OOS 52
Novel Approaches for Process-Based Species Distribution Models

Friday, August 15, 2014: 8:00 AM-11:30 AM
307, Sacramento Convention Center
Margaret E. K. Evans, University of Arizona
Sydne Record, Harvard University; and Sean McMahon, Smithsonian Tropical Research Institute
Brian J. Enquist, University of Arizona
Species distribution or niche models are now one of the most widely-used tools in large-scale ecology, conservation biology, and biogeography. Indeed, predicting species’ current and future geographic distributions is a central challenge in ecology, particularly in the light of climate and other global change factors. One of the most pressing issues is how to integrate ecological and physiological mechanisms into niche or distribution models. Many ecologists have called for the development of a better suite of process-based models to improve our understanding of species’ current range dynamics, and forecast their future distributions. Process-based range models look beyond correlations between species’ presence and environmental variables, towards dynamic influences on species’ geographic distributions. Such models should, in principle, have better predictive ability. Our goal is to gather together speakers tackling the challenge of process-based range modeling from a diversity of modeling frameworks and incorporating a diversity of processes. The processes under consideration include physiology, phenology, demography, dispersal, allometry, species interactions, and community dynamics. The organization of the session will follow this same hierarchy – beginning with models based on physiology, and ending with community-level models. We are targeting speakers who will be able to contribute case studies – novel modeling frameworks applied to real data – rather than theoretical or conceptual advancements. In addition to the particular models and organisms they will speak about, we will ask the speakers to address some of the key challenges posed by process-based range modeling, including i) the integration of different sources of data to gain better inference on important processes and parameters, ii) addressing sampling bias and spatial autocorrelation, iii) scaling from field sampling units (plots, etc.) to entire geographic ranges, and iv) validating model predictions.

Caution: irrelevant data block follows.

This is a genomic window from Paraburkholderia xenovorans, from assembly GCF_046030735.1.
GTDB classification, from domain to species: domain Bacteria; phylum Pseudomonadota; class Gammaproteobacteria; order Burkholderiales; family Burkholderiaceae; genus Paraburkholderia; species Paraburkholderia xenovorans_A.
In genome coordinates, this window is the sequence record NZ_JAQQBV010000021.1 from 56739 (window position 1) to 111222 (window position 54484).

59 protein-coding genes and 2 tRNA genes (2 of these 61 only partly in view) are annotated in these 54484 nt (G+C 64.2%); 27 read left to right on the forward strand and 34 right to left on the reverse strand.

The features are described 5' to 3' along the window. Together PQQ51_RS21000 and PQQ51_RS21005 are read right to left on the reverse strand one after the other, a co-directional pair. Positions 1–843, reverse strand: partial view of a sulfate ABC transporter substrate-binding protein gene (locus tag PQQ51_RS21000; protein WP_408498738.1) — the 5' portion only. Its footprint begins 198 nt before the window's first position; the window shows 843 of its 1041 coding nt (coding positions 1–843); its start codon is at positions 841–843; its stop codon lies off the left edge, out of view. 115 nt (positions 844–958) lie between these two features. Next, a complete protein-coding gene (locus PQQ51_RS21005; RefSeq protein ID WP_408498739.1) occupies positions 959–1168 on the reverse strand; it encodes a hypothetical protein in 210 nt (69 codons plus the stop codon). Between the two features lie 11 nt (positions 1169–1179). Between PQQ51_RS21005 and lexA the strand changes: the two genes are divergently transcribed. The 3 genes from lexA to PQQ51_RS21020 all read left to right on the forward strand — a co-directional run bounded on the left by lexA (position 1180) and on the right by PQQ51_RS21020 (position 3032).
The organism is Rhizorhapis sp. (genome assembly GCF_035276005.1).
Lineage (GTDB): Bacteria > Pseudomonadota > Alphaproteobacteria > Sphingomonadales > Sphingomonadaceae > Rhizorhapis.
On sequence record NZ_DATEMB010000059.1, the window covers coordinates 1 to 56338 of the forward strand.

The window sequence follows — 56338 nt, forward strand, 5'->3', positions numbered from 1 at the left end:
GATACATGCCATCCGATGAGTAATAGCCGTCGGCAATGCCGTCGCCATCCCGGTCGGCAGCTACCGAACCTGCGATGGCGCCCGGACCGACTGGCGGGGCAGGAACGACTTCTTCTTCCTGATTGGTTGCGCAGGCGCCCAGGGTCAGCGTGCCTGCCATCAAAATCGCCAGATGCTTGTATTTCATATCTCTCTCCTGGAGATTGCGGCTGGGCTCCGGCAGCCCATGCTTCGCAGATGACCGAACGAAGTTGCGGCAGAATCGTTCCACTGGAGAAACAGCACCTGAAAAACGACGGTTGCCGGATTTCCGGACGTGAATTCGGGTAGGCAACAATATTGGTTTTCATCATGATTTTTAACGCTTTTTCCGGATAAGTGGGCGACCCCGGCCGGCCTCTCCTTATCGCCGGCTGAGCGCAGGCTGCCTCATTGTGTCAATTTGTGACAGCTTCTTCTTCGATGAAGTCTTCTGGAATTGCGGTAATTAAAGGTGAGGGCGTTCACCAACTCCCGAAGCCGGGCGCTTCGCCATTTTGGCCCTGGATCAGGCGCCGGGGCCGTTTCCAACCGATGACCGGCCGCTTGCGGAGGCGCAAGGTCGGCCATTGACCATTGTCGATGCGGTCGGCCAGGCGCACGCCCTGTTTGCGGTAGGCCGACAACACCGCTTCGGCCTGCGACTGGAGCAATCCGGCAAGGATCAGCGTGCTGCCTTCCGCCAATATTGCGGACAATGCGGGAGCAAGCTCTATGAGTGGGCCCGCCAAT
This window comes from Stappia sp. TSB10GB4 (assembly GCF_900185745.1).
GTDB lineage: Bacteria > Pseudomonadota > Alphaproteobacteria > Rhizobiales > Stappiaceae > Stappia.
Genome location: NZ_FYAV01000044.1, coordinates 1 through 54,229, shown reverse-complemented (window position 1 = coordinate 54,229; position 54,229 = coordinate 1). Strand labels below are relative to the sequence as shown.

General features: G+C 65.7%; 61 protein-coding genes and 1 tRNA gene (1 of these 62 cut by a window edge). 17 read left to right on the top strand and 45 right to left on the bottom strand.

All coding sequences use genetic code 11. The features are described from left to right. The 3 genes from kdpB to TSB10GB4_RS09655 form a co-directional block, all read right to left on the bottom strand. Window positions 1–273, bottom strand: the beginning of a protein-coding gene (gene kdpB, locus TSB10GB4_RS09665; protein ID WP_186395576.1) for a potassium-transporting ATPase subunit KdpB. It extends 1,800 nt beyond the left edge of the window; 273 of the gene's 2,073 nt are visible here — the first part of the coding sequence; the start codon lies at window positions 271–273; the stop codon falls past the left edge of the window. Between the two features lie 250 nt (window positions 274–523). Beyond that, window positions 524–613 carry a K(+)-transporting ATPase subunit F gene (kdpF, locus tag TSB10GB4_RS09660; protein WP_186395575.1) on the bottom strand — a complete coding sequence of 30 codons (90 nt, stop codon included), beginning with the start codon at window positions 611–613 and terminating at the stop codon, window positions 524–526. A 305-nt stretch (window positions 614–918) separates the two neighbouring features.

8:00 AM
 Process-based estimation of niches and range dynamics of South African Proteaceae from demographic data and range-wide abundance variation
Jörn Pagel, University of Hohenheim; Martina Treurnicht, Stellenbosch University; Henning Nottebrock, University of Hohenheim; Karen Esler, Stellenbosch University; Frank M. Schurr, University of Hohenheim
8:20 AM
 Demography-based models of the geographic ranges of nine dominant tree species in western North America: Does a process-based approach improve models of distributions?
Margaret E. K. Evans, University of Arizona; Cory Merow, Smithsonian Environmental Research Center; Noah D. Charney, University of Massachusetts Amherst; Sydne Record, Harvard University; Andrew Gray, USDA Forest Service Pacific Northwest Research Station; Sean McMahon, Smithsonian Tropical Research Institute; Brian J. Enquist, University of Arizona
8:40 AM
 Fitting demographic models of forest distributions to both patterns and processes in forest inventory data
Mark C. Vanderwel, University of Florida; Drew W. Purves, Microsoft Research; Jeremy W. Lichstein, University of Florida
9:00 AM
 Dynamic species distribution models for global change: Processes and resolution through the lenses of different approaches
Josep M. Serra-Diaz, Arizona State University; Janet Franklin, Arizona State University; Alexandra Syphard, San Diego State University and Conservation Biology Institute; Helen M. Regan, University of California Riverside; Frank W. Davis, University of California, Santa Barbara; Robert M. Scheller, Portland State University; Lee Hannah, University of California, Santa Barbara
9:20 AM
 Modeling species density for conservation through integrating occupancy and telemetry data
Morgan W. Tingley, Princeton University; Robert L. Wilkerson, Institute for Bird Populations; Rodney B. Siegel, Institute for Bird Populations
9:40 AM
9:50 AM
 The influence of scale on the importance of biotic interactions in species distribution models
Sydne Record, Harvard University; Jonathan Belmaker, Tel Aviv University; Phoebe L. Zarnetske, Michigan State University; Lydia Beaudrot, Conservation International; Angela L. Strecker, Portland State University
10:10 AM
 Integrating processes and data types for predicting species distributions across spatial scales
Walter Jetz, Yale University; Petr Keil, Yale University; Adam M. Wilson, Yale University; Robert B. O'Hara, Senckenberg Biodiversity and Climate Research Centre; Katherine Mertes, Yale University; Sami Domisch, Yale University
10:30 AM
 A framework for cross-scale integration for predictive modeling of species' ranges
Matthew V. Talluto, Universite du Quebec a Rimouski; Isabelle Boulangeat, Universite du Quebec a Rimouski; Dominique Gravel, Université du Québec à Rimouski